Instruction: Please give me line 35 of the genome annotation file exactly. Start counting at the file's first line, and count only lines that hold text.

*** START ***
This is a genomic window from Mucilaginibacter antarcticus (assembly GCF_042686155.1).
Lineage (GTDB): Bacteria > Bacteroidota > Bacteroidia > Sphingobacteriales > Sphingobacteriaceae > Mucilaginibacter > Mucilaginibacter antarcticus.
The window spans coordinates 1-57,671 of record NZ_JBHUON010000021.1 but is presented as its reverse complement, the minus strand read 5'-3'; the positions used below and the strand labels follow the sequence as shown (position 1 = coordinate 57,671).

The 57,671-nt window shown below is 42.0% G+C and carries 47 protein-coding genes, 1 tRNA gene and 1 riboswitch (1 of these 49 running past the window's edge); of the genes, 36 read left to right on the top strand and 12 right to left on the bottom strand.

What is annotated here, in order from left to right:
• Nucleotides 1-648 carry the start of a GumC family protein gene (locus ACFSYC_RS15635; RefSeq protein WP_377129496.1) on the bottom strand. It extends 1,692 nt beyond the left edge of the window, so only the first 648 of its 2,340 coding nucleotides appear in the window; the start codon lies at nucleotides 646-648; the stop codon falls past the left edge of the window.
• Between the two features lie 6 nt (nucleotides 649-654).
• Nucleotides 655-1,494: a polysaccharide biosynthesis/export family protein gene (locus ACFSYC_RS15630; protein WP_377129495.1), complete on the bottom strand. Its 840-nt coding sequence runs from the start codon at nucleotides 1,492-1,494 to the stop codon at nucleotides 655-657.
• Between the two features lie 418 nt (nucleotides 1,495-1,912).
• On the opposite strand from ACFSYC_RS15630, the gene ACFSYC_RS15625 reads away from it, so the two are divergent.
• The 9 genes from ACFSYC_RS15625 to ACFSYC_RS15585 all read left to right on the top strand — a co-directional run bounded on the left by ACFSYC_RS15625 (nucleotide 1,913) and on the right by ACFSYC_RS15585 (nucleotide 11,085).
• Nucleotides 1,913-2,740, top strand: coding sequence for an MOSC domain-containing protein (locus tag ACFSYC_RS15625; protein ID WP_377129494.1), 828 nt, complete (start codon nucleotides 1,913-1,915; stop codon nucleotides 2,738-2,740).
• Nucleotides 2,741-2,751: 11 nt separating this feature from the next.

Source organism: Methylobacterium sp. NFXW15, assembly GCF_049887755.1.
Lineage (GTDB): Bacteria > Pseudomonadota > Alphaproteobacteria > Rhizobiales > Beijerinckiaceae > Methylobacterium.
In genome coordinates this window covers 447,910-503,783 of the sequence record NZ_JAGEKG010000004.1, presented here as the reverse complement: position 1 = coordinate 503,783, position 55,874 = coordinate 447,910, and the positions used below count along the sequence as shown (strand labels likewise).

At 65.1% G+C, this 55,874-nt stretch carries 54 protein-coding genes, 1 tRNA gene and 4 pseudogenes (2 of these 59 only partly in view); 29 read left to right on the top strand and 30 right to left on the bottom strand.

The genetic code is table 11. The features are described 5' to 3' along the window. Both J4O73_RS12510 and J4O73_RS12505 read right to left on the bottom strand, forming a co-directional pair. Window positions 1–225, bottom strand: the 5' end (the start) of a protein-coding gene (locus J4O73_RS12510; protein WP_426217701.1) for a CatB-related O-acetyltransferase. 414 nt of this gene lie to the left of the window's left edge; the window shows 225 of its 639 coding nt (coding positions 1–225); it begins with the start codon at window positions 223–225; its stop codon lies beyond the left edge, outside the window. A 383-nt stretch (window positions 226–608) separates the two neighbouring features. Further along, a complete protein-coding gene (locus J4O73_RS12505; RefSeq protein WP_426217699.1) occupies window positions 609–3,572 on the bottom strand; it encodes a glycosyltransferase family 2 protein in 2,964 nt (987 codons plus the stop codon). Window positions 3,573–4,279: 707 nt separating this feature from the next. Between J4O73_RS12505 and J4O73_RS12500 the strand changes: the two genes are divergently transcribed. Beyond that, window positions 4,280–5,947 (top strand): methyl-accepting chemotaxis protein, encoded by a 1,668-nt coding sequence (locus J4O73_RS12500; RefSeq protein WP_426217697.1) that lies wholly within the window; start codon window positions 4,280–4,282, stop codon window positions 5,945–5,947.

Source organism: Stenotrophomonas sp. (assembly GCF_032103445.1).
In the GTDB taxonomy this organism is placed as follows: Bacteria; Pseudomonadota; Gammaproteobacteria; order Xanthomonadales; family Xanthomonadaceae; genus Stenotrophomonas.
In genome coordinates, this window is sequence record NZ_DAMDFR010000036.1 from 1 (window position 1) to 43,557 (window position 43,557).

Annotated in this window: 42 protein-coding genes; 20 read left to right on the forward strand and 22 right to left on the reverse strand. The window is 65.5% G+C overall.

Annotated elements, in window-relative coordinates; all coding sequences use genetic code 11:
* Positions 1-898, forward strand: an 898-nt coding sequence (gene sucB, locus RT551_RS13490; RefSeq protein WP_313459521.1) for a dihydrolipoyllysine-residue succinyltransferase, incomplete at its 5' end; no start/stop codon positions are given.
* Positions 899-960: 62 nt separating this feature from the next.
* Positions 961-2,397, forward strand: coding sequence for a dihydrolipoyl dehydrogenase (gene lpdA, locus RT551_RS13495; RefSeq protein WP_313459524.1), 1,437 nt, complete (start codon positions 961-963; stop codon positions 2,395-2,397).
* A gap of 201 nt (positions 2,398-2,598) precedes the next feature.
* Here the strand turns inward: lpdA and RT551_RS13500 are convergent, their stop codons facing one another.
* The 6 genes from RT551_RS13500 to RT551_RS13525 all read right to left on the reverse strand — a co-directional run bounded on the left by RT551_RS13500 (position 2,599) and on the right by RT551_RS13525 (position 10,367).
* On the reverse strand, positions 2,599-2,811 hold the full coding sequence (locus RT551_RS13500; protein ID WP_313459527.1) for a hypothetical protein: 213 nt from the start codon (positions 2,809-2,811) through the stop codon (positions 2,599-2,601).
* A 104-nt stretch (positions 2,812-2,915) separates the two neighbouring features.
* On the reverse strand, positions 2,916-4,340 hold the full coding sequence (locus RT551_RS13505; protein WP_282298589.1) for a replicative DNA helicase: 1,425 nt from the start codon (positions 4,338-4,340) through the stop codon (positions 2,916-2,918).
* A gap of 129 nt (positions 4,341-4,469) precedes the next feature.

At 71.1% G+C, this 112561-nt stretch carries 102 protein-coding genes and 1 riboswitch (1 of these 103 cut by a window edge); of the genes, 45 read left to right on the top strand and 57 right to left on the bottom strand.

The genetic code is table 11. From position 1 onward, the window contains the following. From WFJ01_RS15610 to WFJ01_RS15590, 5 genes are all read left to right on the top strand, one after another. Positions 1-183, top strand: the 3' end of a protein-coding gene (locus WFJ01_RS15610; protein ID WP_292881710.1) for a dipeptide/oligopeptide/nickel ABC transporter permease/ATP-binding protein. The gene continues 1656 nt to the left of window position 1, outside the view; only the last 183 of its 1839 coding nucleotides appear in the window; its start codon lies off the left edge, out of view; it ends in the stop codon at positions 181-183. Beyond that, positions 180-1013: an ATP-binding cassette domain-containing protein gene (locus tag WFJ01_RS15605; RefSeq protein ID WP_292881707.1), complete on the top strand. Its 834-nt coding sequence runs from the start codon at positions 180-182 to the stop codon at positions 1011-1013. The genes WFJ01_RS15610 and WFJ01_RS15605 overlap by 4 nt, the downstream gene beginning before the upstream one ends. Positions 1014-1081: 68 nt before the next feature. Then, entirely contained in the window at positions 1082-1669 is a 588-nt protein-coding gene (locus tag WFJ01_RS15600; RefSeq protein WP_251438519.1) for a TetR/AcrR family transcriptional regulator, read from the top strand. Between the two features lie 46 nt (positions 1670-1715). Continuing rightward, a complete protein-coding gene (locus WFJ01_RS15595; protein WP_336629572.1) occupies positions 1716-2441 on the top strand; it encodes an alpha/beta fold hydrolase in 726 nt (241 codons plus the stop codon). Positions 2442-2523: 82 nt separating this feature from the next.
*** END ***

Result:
The genetic code is table 11. From position 1 onward, the window contains the following. From WFJ01_RS15610 to WFJ01_RS15590, 5 genes are all read left to right on the top strand, one after another. Positions 1-183, top strand: the 3' end of a protein-coding gene (locus WFJ01_RS15610; protein ID WP_292881710.1) for a dipeptide/oligopeptide/nickel ABC transporter permease/ATP-binding protein. The gene continues 1656 nt to the left of window position 1, outside the view; only the last 183 of its 1839 coding nucleotides appear in the window; its start codon lies off the left edge, out of view; it ends in the stop codon at positions 181-183. Beyond that, positions 180-1013: an ATP-binding cassette domain-containing protein gene (locus tag WFJ01_RS15605; RefSeq protein ID WP_292881707.1), complete on the top strand. Its 834-nt coding sequence runs from the start codon at positions 180-182 to the stop codon at positions 1011-1013. The genes WFJ01_RS15610 and WFJ01_RS15605 overlap by 4 nt, the downstream gene beginning before the upstream one ends. Positions 1014-1081: 68 nt before the next feature. Then, entirely contained in the window at positions 1082-1669 is a 588-nt protein-coding gene (locus tag WFJ01_RS15600; RefSeq protein WP_251438519.1) for a TetR/AcrR family transcriptional regulator, read from the top strand. Between the two features lie 46 nt (positions 1670-1715). Continuing rightward, a complete protein-coding gene (locus WFJ01_RS15595; protein WP_336629572.1) occupies positions 1716-2441 on the top strand; it encodes an alpha/beta fold hydrolase in 726 nt (241 codons plus the stop codon). Positions 2442-2523: 82 nt separating this feature from the next.